Yesterday and today are rainy days in Corbett, with temperatures in the 50s to 60oF, so I haven't seen much bee activity other than a few O. lignaria females poking their heads out of their tunnels. But since my last post, more tunnels have been plugged. The photo shows the conditions of the Binderboard yesterday around noon. On the left, the top Binderboard has about 73 filled tunnels out of 98, and on the bottom about 59 filled tunnels. That's 13 - 16 new filled tunnels since my last post. There are also new plugged tunnels in the O. aglaia Binderboard on the right. The mud plugs belong to O. lignaria.
This is one of the ways that the webcam is proving very useful. I called Rosie yesterday and suggested that she put another O. lignaria Binderboard in the shelter. She should also remove the O. lignaria emergence containers from the shelter, since emergence for this bee seems to be over. Rosie is headed out of town, but expects to take care of it later this week. Without the webcam I would not be able to offer her that advice because I wold have no idea what is happening in the shelter.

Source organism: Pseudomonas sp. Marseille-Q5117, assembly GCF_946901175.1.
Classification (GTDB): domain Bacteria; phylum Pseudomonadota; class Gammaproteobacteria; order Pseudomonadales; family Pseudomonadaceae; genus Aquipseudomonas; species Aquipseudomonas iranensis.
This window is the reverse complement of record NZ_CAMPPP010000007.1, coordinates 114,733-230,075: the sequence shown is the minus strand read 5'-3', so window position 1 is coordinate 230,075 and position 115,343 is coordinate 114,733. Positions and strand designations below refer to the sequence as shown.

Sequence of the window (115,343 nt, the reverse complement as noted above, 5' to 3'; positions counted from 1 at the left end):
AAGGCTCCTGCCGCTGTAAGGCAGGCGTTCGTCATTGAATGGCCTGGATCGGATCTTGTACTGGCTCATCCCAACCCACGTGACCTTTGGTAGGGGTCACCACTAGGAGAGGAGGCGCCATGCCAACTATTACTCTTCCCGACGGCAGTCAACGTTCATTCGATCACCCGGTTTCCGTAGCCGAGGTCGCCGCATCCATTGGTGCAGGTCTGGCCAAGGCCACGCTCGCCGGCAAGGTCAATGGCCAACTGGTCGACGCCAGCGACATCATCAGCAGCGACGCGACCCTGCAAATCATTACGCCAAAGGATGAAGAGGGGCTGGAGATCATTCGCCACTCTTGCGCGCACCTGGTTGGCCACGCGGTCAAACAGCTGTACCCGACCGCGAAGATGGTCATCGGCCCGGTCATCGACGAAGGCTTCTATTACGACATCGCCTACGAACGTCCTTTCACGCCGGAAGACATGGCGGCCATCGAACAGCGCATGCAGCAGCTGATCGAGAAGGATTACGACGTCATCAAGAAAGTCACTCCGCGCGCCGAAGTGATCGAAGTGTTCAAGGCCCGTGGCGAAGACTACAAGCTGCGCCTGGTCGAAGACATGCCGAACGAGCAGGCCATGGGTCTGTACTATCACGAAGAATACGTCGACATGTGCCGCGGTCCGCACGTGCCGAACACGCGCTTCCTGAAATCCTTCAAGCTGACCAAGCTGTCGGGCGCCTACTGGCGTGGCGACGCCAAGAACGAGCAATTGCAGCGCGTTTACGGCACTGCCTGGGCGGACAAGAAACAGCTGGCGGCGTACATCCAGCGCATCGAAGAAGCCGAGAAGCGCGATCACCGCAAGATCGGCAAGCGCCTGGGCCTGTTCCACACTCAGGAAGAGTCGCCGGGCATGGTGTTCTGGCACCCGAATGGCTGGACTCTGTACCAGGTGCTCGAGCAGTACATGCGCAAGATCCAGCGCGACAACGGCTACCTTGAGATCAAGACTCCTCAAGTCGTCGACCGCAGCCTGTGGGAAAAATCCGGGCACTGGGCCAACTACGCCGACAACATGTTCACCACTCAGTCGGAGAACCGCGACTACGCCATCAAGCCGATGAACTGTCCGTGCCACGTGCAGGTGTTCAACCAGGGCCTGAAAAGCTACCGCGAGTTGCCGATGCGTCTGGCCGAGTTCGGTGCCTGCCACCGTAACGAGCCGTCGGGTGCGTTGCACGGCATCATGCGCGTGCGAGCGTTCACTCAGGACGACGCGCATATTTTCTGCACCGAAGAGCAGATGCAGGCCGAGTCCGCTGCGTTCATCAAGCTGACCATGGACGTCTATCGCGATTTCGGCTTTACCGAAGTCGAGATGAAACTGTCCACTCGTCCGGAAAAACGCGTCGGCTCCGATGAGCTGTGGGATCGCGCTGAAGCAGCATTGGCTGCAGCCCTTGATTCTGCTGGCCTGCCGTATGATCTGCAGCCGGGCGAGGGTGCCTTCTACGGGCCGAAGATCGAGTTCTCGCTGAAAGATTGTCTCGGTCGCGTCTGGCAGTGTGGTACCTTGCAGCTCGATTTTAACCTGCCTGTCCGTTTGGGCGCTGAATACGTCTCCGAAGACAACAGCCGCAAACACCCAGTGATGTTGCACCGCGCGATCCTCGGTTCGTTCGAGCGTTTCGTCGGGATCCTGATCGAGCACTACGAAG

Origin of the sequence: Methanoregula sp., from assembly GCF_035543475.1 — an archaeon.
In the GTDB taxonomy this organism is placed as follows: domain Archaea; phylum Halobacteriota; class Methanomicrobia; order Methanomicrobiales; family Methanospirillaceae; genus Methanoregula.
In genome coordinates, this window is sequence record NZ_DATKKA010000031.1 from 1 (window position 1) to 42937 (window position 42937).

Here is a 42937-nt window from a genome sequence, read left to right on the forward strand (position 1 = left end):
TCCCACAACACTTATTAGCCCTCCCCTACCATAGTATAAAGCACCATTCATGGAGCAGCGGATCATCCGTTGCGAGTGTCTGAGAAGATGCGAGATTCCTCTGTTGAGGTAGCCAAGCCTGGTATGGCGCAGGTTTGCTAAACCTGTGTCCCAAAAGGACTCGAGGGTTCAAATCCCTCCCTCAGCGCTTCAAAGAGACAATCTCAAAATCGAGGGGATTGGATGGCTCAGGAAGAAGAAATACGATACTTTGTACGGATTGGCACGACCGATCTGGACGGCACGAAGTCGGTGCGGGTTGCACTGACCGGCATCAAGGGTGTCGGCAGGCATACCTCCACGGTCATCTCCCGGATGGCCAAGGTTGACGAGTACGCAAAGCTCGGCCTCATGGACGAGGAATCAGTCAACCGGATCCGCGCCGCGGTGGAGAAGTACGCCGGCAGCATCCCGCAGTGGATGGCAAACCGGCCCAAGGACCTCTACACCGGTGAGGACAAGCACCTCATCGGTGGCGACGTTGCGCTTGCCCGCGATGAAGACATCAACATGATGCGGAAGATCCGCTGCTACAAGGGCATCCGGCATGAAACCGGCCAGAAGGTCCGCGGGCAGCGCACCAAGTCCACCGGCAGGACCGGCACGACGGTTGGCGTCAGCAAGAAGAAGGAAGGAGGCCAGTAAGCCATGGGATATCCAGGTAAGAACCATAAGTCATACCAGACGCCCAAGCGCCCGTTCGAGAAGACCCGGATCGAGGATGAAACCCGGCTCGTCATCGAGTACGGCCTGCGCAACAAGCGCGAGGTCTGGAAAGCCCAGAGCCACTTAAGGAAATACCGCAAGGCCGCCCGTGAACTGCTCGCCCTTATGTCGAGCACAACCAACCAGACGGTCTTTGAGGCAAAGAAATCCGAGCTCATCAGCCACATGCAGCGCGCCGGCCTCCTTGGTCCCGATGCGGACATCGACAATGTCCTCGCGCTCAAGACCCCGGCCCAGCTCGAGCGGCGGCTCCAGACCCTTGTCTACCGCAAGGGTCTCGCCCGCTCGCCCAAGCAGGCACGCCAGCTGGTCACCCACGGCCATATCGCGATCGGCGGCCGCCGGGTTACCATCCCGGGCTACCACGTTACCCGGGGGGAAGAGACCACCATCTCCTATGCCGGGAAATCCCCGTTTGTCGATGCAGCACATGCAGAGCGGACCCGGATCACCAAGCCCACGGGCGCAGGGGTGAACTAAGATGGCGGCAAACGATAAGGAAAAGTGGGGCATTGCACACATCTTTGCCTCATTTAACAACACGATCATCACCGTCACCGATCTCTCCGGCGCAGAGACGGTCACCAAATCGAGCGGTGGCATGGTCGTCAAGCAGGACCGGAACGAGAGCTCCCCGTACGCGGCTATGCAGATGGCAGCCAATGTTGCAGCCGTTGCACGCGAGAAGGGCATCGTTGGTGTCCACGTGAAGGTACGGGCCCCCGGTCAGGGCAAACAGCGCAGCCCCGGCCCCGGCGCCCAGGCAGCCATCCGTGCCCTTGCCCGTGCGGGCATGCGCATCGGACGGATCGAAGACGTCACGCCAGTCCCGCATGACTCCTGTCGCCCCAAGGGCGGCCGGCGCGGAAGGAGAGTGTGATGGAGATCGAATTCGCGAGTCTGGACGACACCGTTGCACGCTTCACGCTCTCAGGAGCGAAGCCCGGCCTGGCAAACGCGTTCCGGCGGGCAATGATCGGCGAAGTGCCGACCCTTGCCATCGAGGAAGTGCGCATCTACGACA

I haven't seen any O. aglaia activity since the day when their emergence containers were put in the shelter. It's probably too cold. Plus, the black raspberries seem to be just starting to bloom, and they are the earliest, or among the earliest, raspberries to bloom. I'm pretty sure that the small white balls sticking up from the branch on the right and at the bottom are black raspberry blossoms. This is as close as the camera gets to the raspberry bloom, so I'm not sure that I'll be able to see many bee visits.
I've been making 5 minute observations of this blueberry plant periodically to get counts of bee visitors. Unfortunately, no bees have visited the blueberry flowers during my counts. But here is a photo of a foraging bumblebee queen near the top of the branch on the right. She visited on Sunday when I wasn't doing counts. She is only the second bee that I have seen foraging on the blueberries.